Texas is facing a dicey summer when it comes to electricity generation because of power plant retirements, while California may be natural gas-constrained because of limits to the state’s largest storage facility, according to an assessment by the North American Electric Reliability Corporation (NERC).

In its 2018 Summer Reliability Assessment issued Wednesday, NERC said the loss in Texas of 5,000 MW of generation because of plant retirements over the last year is a concern for Texas this summer. And California is facing a limit on natural gas output because of Aliso Canyon storage facility constraints.

NERC’s assessment provides a high-level view of resource adequacy to identify issues that have the potential to impact bulk power system planning, development and system analysis over the summer months.

“The sizeable gap in generation resources for the 2018 Texas summer peak and the natural gas situation in California pose potential reliability concerns,” said NERC’s Thomas Coleman, director of reliability assessments. “Effectively and efficiently addressing future reliability risks, whether they occur in the next year or in 10 years, requires NERC to continually build upon its analyses while enhancing collaboration with industry and government partners.”

While roughly 2,100 MW of additional generation is anticipated, it would not be available until after the 2018 summer, NERC noted.

The Electric Reliability Council of Texas (ERCOT), the grid operator that covers most of the state, plans to address a projected generation shortfall this summer by seeking voluntary load reductions from utilities if needed to maintain a reliable bulk power system.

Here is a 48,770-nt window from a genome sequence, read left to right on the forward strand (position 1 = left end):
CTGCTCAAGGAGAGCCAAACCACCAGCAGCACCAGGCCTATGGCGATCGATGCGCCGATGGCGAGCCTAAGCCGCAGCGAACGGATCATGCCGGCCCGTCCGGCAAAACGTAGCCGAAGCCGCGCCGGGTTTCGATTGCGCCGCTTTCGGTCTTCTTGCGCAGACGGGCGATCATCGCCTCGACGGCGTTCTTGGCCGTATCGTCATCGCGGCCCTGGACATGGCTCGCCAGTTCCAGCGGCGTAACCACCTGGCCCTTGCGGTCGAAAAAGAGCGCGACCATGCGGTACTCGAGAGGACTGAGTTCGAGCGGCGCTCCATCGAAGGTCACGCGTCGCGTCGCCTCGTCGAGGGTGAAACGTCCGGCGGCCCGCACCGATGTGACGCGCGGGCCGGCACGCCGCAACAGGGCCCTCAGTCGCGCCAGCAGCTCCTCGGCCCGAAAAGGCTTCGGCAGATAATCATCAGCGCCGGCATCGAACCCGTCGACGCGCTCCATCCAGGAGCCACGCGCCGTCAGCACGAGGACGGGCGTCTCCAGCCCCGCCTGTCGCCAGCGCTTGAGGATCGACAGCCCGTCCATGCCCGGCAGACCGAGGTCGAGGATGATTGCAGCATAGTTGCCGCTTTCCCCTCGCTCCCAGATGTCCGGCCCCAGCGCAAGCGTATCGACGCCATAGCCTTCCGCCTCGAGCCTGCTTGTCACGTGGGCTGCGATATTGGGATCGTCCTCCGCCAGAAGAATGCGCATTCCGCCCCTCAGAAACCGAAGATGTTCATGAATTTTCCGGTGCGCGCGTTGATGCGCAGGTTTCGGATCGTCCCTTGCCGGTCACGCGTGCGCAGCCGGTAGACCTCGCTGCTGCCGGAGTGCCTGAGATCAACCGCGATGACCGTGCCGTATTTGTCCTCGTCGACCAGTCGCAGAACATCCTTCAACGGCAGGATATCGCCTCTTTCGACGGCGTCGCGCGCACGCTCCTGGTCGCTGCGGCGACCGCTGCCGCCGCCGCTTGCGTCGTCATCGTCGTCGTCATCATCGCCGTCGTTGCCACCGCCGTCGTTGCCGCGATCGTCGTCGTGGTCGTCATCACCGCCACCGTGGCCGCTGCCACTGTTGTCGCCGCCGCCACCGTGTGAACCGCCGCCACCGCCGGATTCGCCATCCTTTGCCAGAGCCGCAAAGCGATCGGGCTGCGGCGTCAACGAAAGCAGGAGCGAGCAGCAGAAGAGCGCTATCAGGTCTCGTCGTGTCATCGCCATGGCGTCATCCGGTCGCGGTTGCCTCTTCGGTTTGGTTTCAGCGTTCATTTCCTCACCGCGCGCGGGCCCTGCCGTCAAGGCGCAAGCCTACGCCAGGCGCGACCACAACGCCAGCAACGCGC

The generation and potential reliability gap shows ERCOT’s projected 2018 summer reserve margin to be about 11%, nearly 3% below their recommended level and down roughly 4% from their 2017 summer projection.

“The risk of load shedding caused by insufficient reserves in the ERCOT footprint would increase under extreme summer conditions, such as above-normal temperatures and higher-than-expected generation outages, the assessment finds.”

ERCOT in its summer assessment issued in late April said resource changes since last summer had reduced reserve margins because of the retirement of 4,449 MW of coal capacity over the past year and 806 MW of gas-fired capacity in late 2017. It also cited a delay in constructing resources, totaling about 2,100 MW, that are not going to be available to serve load during the peak.

NERC and the Western Electricity Coordinating Council also have worked closely with the California Independent System Operator regarding gas output from Aliso Canyon. The California Energy Commission earlier in May said inadequate gas supplies for electricity generation in Southern California again would hover over the region this summer.

“The operational constraint at Aliso Canyon continues to affect the availability of natural gas for power plants in Southern California,” NERC noted. “Below-normal hydro generation projected this summer exacerbates this potential reliability concern.”

In addition to the Aliso Canyon constraints, the need for “fast-ramping gas generation and other flexible resources across California also presents a reliability challenge for the bulk power system during the 2018 summer because of the state’s high penetration of renewables,” according to NERC.

“Grid operators in California and across North America are increasingly looking to fast-ramping gas units and other flexible generation capacity to keep the bulk power system reliable because the output from wind and solar, both utility-scale and behind-the-meter, can change frequently and sometimes unexpectedly,” Coleman said.

FERC, in its Summer 2018 Energy Market and Reliability Assessment issued a few weeks ago, said gas demand from power generators could approach record highs this summer. While reserve margins are expected to be adequate in most regions, the Commission cited potential concerns specifically in California and Texas.

The Energy Information Administration expects gas power burn in June, July and August to average 35.16 Bcf/d, about 0.3 Bcf/d less than the record high set in summer 2016 and 3 Bcf/d higher than last year, the Federal Energy Regulatory Commission said.